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Trutvetter, Jodocus

(190 words)

Author(s): Rieger, Reinhold
[German Version] (born in Eisenach – May 9, 1519, Erfurt). As an M.A. (1484) Trutvetter was Luther’s teacher in Erfurt from 1501 to 1505, before Luther began his theological studies. He was a canon of Sankt Severin in Erfurt. In 1501 he became rector of the University of Erfurt, where he received is doctorate in theology in 1504. In 1507 he became a professor in Wittenberg and an archdeacon at the Allerheiligenstift. He served as rector of the University of Wittenberg in 1507/1508 and as dean of t…

Hugh of St. Victor

(424 words)

Author(s): Rieger, Reinhold
[German Version] (d. Feb 11, 1141, Paris). Possibly born in Saxony, Hugh received his early education from the Augustinians at Halberstadt, but soon went to Paris to attend the school of St. Victor, whose most influential teacher he was to become. Before 1125 he wrote his Didascalion de studio legendi, a normative but also historically based theory of the sciences, of which he distinguishes four types: theoretical, practical, mechanical, and logical. Following Boethius, he divides the theoretical sciences into theology, mathematics, and physic…

Leuven, University

(362 words)

Author(s): Rieger, Reinhold
[German Version] The University of Leuven (Lovanium, Louvain), established by a bull of Martin V dated Dec 9, 1425, was opened on 7 Sep. 1426 by Duke John IV; the theological faculty was set up by Eugenius IV on Mar 3, 1432. The faculty of arts was organized in 1435 as four nationes (Brabant, Gaul, Flanders, Holland). In 1428 there was conflict between the university and the town over exemption from taxes. The university was dominated by the via antiqua (Universals controversy in the Middle Ages). In 1446 there was a dispute between Henry of Zomeren and Peter of Rivo over …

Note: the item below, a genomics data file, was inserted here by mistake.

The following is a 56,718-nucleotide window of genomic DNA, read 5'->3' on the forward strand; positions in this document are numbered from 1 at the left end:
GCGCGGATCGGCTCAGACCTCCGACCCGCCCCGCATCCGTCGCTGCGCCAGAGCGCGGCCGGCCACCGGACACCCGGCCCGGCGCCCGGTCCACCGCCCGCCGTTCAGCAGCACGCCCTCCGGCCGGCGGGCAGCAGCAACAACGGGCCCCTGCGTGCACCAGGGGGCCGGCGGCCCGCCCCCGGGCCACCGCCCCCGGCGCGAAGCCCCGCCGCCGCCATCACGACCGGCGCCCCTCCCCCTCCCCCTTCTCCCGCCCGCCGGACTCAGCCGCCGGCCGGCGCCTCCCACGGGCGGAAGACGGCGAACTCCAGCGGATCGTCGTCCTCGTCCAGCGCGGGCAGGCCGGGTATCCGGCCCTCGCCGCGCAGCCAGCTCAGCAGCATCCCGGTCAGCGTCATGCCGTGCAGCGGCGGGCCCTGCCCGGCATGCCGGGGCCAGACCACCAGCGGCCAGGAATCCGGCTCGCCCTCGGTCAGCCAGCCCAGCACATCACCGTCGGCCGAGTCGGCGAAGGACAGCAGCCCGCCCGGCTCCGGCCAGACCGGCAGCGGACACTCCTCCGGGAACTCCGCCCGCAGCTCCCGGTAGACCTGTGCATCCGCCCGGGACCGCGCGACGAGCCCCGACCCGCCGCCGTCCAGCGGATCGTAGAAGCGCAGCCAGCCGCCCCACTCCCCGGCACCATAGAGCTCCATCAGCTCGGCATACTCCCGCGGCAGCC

Peter of Spain

(149 words)

Author(s): Rieger, Reinhold
[German Version] (or Peter of Portugal; 13th cent.). Long identified with Pope John XXI, the author of the widely disseminated Summulae logicales (c. 1240) is now recognized as a different person. His treatise on dialectics expanded the logica vetus, based on Porphyry together with Aristotle’s work on categories and his De interpretatione, and the logica nova, which included Aristotle’s Analytica and Elenchi sophistici together with the topics and syllogistics of Boethius, by adding the logica modernorum, the terministic logic that discusses the properties of terms, es…

Alain of Lille

(139 words)

Author(s): Rieger, Reinhold
[German Version] Alanus ab Insulis (1116/1130 near Lille– 1202/1203 as a Cistercian). Alain probably studied in Paris and Chartres around 1140/50 with Gilbert of Poitiers, Bernard of Clairvaux, and Thierry of Chartres. He then taught liberal arts and theology in Paris and Montpellier. On the one hand, he wrote poetical-philosophical pieces such as De planctu naturae and Anticlaudianus de Antirufino portraying his philosophy of nature and ethical views in allegorical form. On the other, his Regulae Theologicae or Regulae caelestis iuris initiated a new type of theology based…